Gigabyte GA-Z77X-UD5H Review: Functionality meets Competitive Pricingby Ian Cutress on July 25, 2012 5:00 AM EST
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The Gigabyte Z77X-UD5H is the first Z77 motherboard we have tested that uses a full PCIe 3.0 tri-GPU setup, such that we have:
One GPU: x16
Two GPUs: x8/x8
Three GPUs: x8/x4/x4
Our other comparison points use four PCIe 2.0 lanes from the chipset. These setups suffer from limited bandwidth on the third GPU, as well as additional latency as data must transfer through the chipset. These motherboards have a setup such that:
One GPU: x16
Two GPUs: x8/x8
Three GPUs x8/x8/PCIe 2.0 x4
In our testing, we show that the first method of PCIe layout performs a lot better in tri-GPU setups. Note that the downside of this is that if a Z77 motherboard is paired with a non PCIe 3.0 CPU (such as Sandy Bridge), then the final PCIe slot on the board is not functional.
Civilization V is a strategy video game that utilizes a significant number of the latest GPU features and software advances. Using the in-game benchmark, we run Civilization V at 2560x1440 with full graphical settings, similar to Ryan in his GPU testing functionality. Results reported by the benchmark are the total number of frames in sixty seconds, which we normalize to frames per second.
While the UD5H does not perform the best in single and dual AMD cards in Civilization V, it does take the top spot against our tri-AMD setup.
For whatever reason our single NVIDIA test does not perform that well, but the dual NVIDIA GPU test comes near the top.
Dirt 3 is a rallying video game and the third in the Dirt series of the Colin McRae Rally series, developed and published by Codemasters. Using the in game benchmark, Dirt 3 is run at 2560x1440 with full graphical settings. Results are reported as the average frame rate across four runs.
While in the single AMD Dirt3 test the Z77X-UD5H comes bottom, all the results are within statistical variance. In comparison, in the dual AMD Dirt3 test the Z77X-UD5H comes near the top. In our tri-GPU test, the full PCIe 3.0 x4 of the Z77X-UD5H shows its worth with an extra 35-40 FPS over our other motherboards tested.
In both our Dirt3 NVIDIA tests, the Z77X-UD5H performs well but within statistical variance of every other board tested.
Metro2033 is a DX11 benchmark that challenges every system that tries to run it at any high-end settings. Developed by 4A Games and released in March 2010, we use the inbuilt DirectX 11 Frontline benchmark to test the hardware at 2560x1440 with full graphical settings. Results are given as the average frame rate from 10 runs.
On our Metro 2033 tests, the full PCIe 3.0 functionality of the third GPU shows again, with the Z77X-UD5H performing another 5% better than the Biostar.
Our NVIDIA testing in Metro 2033 shows every board performing almost the same.
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Ilias78 - Wednesday, July 25, 2012 - linkGreat review for a great product :) Thank you!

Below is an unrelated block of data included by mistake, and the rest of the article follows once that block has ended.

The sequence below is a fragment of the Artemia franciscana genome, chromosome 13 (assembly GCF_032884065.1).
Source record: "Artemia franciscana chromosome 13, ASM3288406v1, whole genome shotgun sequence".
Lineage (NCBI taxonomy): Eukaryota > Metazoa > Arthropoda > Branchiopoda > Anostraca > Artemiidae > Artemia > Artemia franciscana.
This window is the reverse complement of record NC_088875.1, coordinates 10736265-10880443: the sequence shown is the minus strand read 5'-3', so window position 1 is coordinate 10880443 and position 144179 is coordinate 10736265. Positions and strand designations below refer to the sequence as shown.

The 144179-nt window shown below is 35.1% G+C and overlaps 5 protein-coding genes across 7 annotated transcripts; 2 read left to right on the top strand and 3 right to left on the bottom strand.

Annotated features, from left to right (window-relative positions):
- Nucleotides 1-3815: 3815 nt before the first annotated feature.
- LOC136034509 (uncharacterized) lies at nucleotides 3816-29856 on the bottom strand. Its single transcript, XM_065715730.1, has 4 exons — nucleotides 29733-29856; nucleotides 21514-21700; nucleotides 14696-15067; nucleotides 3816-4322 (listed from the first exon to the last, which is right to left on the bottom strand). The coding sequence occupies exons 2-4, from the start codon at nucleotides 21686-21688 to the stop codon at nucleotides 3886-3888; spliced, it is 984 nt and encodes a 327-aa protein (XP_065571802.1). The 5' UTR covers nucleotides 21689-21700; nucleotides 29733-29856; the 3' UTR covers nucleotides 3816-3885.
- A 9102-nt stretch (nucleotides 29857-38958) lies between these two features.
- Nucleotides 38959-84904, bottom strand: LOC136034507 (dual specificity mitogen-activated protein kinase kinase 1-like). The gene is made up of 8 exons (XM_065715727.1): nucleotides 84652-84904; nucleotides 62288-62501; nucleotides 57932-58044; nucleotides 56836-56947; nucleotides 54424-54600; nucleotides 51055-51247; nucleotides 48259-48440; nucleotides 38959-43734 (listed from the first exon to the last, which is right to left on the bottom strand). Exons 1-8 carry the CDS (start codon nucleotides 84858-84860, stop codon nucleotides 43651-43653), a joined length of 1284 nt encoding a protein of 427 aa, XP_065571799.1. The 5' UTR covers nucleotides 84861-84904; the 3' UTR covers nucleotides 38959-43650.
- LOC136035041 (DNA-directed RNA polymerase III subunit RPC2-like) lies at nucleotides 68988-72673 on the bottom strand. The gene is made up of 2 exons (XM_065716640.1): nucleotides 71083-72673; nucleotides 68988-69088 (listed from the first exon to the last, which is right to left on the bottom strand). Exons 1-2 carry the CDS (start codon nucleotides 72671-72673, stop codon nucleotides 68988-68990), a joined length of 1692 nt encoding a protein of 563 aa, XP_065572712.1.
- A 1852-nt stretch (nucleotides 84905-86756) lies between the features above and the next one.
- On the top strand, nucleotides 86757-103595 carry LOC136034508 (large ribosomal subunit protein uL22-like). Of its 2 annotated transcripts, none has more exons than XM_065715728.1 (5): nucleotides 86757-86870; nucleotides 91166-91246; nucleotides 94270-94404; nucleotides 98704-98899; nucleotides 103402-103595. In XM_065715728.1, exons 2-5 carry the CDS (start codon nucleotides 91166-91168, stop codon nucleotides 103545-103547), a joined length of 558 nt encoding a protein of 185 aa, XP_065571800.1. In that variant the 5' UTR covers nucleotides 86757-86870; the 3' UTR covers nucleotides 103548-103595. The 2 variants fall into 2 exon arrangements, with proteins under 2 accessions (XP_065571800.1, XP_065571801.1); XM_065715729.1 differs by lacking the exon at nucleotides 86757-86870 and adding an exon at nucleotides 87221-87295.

thewhat - Thursday, July 26, 2012 - linkMediocre POST time alone is making this MB less than great.
Some manufacturers have shown that fast POST can be achieved. Why can't the rest do the same?
IanCutress - Thursday, July 26, 2012 - linkTypically manufacturers have save guards in place for detecting memory, CPU, digital power delivery, or fan controllers that require initialization. Certain USB 3.0 or SATA controllers also can add a few seconds each to the POST time. This board has three USB 3.0 controllers, dual NIC, mSATA and the rest, so it is unsurprising.
houkama - Friday, May 24, 2013 - linkI disagreed as 12 seconds once per time I turned the computer on is hardly something that significantly reduces my enjoyment, so I bothered to buy the board and then I was pleasantly surprised when my post time was closer to 4 seconds. I'm certain that Ian is telling the truth, but in my setup it's just not a problem.
greno - Thursday, August 2, 2012 - linkThe Marvell controllers do not support TRIM function for SSD drives.
If you really test the drive and look for zeroed sectors you'll see that TRIM does not work on Marvell controllers.
MamiyaOtaru - Wednesday, July 25, 2012 - linkno ps/2 port, no buy. Rest of it looks pretty neat though :(
Spivonious - Wednesday, July 25, 2012 - linkWow, really? I haven't used a PS/2 device in over five years.
johnsmith9875 - Wednesday, July 25, 2012 - linkI'm a big fan of PS/2 keyboards, because USB keyboards are horrible at buffering keystrokes properly.
A fast typist will notice the difference.
SodaAnt - Wednesday, July 25, 2012 - linkNot really, unless you have a really bad keyboard. I have usb keyboards which you can pretty much hammer the keyboard as fast as you can spam keys and you will never notice the difference.
Einy0 - Wednesday, July 25, 2012 - linkAgreed... You must have used a crappy keyboard or something else was messed up with the pc / os. My brother in law averages 150wpm and doesn't have any issues with USB keyboards. The only limitation I know of USB versus PS/2 is that USB keyboards can limit the number of simultaneous key presses. I've heard of some cheaper ones being limited but most will do at least 7 simultaneous keys. Better ones will do 10 plus.